Who runs your business after a divorce?

Your Texas business may be impacted by the fact that your marriage is going to be coming to an end. However, there are many steps that you can take to ensure that your company survives the divorce process. In some cases, it may even be possible to work directly with your former partner after divorce proceedings officially come to an end.

How to protect the company from being acquired by your spouse

It may be a good idea to place the company into a trust to protect it from being awarded to your spouse in a final divorce settlement. Generally speaking, the trust will be considered valid as long as it’s created long before the divorce process begins. Alternatively, you could enter into a buy/sell agreement with your other partners to prevent your spouse from being able to purchase an equity stake in the company.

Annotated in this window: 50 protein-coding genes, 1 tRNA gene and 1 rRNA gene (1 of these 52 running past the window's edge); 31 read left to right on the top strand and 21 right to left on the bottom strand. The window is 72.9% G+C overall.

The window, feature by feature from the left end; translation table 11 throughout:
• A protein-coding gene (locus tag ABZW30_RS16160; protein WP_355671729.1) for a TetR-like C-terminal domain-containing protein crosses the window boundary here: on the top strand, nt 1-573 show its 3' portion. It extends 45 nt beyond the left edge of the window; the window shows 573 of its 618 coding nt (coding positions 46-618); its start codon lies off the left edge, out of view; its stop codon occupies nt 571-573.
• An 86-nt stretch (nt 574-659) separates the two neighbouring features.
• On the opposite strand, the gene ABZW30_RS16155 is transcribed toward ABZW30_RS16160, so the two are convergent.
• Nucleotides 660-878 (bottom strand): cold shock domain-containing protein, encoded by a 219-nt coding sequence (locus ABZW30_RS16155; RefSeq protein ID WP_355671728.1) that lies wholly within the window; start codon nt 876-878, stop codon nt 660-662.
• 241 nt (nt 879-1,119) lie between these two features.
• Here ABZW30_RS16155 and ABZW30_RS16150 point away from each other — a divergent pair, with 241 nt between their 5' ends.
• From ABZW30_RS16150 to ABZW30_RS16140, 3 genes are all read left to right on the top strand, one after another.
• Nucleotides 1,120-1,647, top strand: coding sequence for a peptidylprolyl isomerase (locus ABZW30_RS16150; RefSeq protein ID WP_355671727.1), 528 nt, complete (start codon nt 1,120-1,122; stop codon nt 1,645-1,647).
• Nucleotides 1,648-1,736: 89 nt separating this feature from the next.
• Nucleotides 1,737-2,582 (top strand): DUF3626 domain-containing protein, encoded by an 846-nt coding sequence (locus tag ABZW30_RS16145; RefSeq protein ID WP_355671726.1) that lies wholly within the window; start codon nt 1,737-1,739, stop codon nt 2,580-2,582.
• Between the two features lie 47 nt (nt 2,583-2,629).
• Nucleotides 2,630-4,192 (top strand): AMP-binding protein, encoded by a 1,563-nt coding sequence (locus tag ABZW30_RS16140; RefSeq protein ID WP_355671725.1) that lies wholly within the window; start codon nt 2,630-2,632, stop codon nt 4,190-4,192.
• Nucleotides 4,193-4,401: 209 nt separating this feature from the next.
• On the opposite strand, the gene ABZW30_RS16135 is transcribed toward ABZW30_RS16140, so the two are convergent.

Your spouse may accept a buyout

It’s possible that your current spouse may accept a buyout in lieu of being offered an equity stake in your business. A buyout would allow them to obtain their fair share of the company’s value without forcing it to close. If necessary, the buyout can be funded by insurance payments or installment payments.

Should you work with your spouse?

If you have an amicable personal relationship with your spouse, it may be possible to work with them after the divorce is finalized. In some cases, this may be preferable to customers, shareholders, and others who want to see stability within your management team.

Ideally, you’ll be proactive in safeguarding your company against the negative impacts of a divorce. This may help to ensure that you don’t have to cede control of your business, sell it or close it as part of a settlement or formal court order.